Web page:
Originally posted on World:
As 47 countries meet in Geneva to take stock of the world’s human-rights performance, Sri Lanka finds itself in the dock, haunted by the legacy of a fierce civil war that spanned two and a half decades and came to a violent end three years ago. The Sri Lankan government is under fire for failing to investigate human-rights violations said to have taken place in the final months of the military’s scorched earth offensive — a relentless battle that destroyed the separatist Liberation Tigers of Tamil Eelam but left behind a bloody trail of civilian casualties. Ratcheting up the international pressure, the U.S. has introduced a resolution to the Human Rights Council calling on the island nation to take steps for reconciliation recommended by Sri Lanka’s own domestic investigation and, perhaps more crucial, to bring to book those responsible on both sides of the conflict for crimes that activists say killed 40,000 civilians in the final stages of the war in 2008 and ’09. (The government figure stands at 9,000.)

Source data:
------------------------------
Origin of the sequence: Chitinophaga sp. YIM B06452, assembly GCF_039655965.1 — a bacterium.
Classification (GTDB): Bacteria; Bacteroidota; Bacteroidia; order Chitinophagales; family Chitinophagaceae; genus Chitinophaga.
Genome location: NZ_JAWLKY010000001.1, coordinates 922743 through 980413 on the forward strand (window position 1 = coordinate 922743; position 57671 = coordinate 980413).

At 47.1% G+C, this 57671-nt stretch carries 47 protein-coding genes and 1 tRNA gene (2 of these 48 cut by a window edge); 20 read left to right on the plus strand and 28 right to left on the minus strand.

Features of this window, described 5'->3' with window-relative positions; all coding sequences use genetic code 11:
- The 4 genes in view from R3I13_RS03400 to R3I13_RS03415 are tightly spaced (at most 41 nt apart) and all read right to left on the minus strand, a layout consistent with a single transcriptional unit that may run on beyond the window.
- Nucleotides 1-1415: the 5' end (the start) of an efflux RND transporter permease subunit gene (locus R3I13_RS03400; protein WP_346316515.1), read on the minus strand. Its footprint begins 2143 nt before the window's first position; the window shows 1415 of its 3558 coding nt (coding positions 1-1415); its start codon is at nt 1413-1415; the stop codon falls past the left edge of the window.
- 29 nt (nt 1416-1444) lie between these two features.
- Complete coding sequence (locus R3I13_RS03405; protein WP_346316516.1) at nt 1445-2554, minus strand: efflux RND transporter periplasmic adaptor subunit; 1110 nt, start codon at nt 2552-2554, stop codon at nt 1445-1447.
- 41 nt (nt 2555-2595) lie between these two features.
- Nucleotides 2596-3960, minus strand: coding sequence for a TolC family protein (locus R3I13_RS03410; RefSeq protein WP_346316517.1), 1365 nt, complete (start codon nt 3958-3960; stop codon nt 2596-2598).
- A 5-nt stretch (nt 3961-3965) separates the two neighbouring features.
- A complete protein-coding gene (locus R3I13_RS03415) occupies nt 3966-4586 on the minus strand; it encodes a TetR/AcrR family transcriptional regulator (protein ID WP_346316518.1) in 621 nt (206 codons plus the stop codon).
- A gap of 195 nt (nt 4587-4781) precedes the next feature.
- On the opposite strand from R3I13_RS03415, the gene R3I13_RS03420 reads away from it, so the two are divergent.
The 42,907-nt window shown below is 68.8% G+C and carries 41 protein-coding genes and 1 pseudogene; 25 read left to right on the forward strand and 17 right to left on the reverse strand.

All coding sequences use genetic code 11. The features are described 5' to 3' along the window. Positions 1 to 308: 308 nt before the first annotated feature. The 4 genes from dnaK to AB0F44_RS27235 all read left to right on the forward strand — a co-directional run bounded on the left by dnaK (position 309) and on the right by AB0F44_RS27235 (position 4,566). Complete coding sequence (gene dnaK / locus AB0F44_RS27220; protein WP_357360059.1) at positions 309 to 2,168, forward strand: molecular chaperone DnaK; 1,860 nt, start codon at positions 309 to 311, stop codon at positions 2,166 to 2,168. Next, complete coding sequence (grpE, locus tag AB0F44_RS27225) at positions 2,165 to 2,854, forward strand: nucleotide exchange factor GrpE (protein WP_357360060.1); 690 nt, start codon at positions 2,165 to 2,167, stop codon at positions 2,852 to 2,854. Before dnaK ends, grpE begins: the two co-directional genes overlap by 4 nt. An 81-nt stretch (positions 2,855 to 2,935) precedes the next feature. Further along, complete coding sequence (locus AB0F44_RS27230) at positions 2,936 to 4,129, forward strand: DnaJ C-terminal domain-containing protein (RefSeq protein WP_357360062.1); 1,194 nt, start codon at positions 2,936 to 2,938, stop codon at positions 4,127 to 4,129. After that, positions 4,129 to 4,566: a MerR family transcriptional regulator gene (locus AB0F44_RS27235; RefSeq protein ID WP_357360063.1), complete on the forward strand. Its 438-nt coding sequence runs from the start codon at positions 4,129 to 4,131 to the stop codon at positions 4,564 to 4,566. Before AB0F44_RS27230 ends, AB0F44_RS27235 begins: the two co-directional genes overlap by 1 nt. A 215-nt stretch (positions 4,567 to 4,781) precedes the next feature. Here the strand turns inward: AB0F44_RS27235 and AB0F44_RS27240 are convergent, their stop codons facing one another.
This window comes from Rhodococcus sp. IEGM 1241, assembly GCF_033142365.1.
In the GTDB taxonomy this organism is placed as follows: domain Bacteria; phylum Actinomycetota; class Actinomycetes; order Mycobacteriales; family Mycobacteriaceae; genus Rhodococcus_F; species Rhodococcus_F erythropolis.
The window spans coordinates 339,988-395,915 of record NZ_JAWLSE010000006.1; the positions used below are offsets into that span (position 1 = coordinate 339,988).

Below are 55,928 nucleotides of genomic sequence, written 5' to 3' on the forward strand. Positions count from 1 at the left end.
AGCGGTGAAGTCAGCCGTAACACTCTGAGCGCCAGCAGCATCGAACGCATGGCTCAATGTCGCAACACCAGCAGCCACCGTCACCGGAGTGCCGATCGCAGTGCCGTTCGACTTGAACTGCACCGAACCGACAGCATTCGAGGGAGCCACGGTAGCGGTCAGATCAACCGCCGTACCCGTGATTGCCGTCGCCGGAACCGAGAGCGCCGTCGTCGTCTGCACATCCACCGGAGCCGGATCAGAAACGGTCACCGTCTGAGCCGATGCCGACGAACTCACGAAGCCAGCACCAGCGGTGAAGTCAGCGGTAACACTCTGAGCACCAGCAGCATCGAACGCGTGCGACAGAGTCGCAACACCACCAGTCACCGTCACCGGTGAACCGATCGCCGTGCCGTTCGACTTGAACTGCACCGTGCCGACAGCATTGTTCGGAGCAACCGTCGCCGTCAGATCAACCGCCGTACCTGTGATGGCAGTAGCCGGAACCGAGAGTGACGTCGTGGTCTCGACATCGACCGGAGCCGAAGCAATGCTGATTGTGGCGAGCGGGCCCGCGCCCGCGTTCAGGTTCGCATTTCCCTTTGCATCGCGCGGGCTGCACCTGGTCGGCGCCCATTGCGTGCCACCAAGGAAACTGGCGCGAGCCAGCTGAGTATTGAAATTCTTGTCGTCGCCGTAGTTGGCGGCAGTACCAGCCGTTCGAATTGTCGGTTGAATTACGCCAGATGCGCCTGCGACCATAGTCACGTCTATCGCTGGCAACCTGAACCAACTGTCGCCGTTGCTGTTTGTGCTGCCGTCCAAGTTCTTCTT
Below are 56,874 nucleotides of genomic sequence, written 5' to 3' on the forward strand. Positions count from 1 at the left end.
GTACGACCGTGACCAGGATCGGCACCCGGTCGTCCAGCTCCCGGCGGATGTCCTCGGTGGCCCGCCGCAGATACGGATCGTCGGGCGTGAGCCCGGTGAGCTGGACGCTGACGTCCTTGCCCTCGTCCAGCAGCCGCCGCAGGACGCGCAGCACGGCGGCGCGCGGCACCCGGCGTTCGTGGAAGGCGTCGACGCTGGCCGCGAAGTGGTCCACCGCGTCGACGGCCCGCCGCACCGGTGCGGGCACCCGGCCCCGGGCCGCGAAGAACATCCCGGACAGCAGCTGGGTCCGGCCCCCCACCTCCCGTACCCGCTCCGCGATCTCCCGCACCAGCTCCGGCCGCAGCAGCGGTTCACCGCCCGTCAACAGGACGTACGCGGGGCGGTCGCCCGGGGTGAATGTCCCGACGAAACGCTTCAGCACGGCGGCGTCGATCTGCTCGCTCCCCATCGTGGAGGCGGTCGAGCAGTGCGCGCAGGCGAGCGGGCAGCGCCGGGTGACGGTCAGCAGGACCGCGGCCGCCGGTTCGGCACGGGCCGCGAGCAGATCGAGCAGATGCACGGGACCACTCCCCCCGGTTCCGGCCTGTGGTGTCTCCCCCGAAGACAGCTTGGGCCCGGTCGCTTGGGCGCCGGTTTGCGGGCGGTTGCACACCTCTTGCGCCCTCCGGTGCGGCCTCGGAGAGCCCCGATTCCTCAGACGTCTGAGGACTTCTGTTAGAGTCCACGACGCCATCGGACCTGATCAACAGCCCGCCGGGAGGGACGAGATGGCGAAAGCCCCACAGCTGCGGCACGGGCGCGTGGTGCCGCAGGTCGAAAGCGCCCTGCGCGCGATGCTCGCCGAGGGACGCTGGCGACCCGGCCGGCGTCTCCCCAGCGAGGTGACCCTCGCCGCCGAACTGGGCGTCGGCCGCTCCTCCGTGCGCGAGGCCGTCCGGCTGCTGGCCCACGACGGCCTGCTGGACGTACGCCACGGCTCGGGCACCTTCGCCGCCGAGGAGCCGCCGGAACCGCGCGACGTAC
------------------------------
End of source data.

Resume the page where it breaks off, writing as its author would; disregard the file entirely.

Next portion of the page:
Faced with intense international scrutiny, Sri Lanka is cutting a defiant pose.